Juneteenth was first recognized and observed as a federal holiday in 2021, but that's not why Ray Gaddis chooses to honor the day.
Juneteenth commemorates the day in 1865 when federal troops arrived in Galveston, Texas, to announce and enforce the Emancipation Proclamation, about two years after it was issued by President Abraham Lincoln.
As the newest federal holiday in America, more citizens are learning of that meaning, but Gaddis has long been aware of Juneteenth history.
"Let’s make this clear: I don’t think Juneteenth was something that was as notably taught to all students in the United States," Gaddis, the FC Cincinnati defender and Major League Soccer veteran, said. "I was fortunate to have some teachers, and some minority teachers, at a young age that introduced me not only to the Juneteenth historical event but other events that have taken place... It's vital. As a nation, and for myself, we need to know where we come from and see the progression that’s taken place. But we also need to see that there is other history than what is taught."
Gaddis, an executive board member of Major League Soccer's Black Players for Change, is using his years of awareness and further research to help spread information on Juneteenth on a broad scale.
Gaddis spoke to The Enquirer Thursday about his role in promoting Juneteenth's relevance to Black culture in the U.S., just prior to a roundtable call with U.S. Soccer to help inform international players about the meaning of the holiday.
"It’s so essential to know that we are free now and we’ve come so far, especially in the African American background and culture," Gaddis said. "Freedom might have been delayed, but it wasn’t denied."
In some ways, Gaddis messaging around Juneteenth is just an extension of his efforts in helping FC Cincinnati maintain a presence in the city's West End neighborhood, which is where TQL Stadium is located.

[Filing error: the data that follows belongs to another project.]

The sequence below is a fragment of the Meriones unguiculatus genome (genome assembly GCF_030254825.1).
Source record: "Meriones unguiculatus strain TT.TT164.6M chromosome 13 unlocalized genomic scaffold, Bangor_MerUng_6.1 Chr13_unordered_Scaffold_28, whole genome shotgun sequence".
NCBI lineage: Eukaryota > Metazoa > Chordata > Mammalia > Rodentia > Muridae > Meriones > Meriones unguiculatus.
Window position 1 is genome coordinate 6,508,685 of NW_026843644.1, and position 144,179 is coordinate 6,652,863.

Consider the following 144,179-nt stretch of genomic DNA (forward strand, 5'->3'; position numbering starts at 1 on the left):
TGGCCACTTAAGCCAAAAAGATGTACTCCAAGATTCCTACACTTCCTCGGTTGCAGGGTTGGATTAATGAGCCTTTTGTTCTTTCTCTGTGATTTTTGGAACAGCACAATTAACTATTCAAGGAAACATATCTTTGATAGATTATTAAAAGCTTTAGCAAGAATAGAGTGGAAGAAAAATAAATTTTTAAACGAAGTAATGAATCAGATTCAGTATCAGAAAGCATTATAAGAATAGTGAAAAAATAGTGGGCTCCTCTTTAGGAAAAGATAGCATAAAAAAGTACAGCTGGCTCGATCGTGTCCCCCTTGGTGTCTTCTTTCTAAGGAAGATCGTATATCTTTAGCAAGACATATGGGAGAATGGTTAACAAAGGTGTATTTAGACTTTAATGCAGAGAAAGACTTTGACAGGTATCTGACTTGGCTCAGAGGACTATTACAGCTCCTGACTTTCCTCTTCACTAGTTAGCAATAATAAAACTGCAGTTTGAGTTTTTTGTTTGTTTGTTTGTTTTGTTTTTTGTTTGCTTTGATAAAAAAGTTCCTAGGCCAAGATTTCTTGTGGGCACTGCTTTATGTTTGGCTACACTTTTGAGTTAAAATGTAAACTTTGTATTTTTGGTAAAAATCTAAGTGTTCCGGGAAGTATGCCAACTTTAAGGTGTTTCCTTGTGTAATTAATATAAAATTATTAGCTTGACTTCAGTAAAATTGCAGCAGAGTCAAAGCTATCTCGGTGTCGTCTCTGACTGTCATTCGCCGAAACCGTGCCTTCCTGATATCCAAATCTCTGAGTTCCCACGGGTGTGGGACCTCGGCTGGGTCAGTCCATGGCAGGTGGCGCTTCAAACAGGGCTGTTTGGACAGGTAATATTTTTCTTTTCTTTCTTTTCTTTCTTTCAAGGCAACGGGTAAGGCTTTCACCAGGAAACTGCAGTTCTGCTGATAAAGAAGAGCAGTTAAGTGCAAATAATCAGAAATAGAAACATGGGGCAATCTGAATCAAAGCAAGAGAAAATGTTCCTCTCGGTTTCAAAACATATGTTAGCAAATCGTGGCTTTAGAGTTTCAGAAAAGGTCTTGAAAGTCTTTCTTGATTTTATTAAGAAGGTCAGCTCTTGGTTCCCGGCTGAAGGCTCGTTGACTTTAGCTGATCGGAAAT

Gaddis, who said he's still educating himself on West End history, has aided the club's outreach efforts in the neighborhood.
Gaddis is involved with multiple initiatives focused on the West End, some of which have been initiated through FC Cincinnati while others have been pursued through organizations like Bigger Than Sneakers, which will stage its annual SneakerBall event Aug. 5.
Gaddis' objectives are unified across all the programming he's involved with, and Juneteenth is a vital piece of his messaging, particularly when June 19 approaches on his busy calendar.
“I think it’s been vital that they (in the West End) understand that FC Cincinnati has some representation, someone with a similar background to them," Gaddis said. "I’ve been able to advocate for the club and insert myself in the community and introducing the beautiful game of soccer. Everybody’s not gonna play basketball, football but now this gives them a sense of pride to take ownership of this team and feel like it’s their team as much as any other consumer of FC Cincinnati."
In Ohio, Juneteenth was publicly observed Monday, one day following the June 19 anniversary.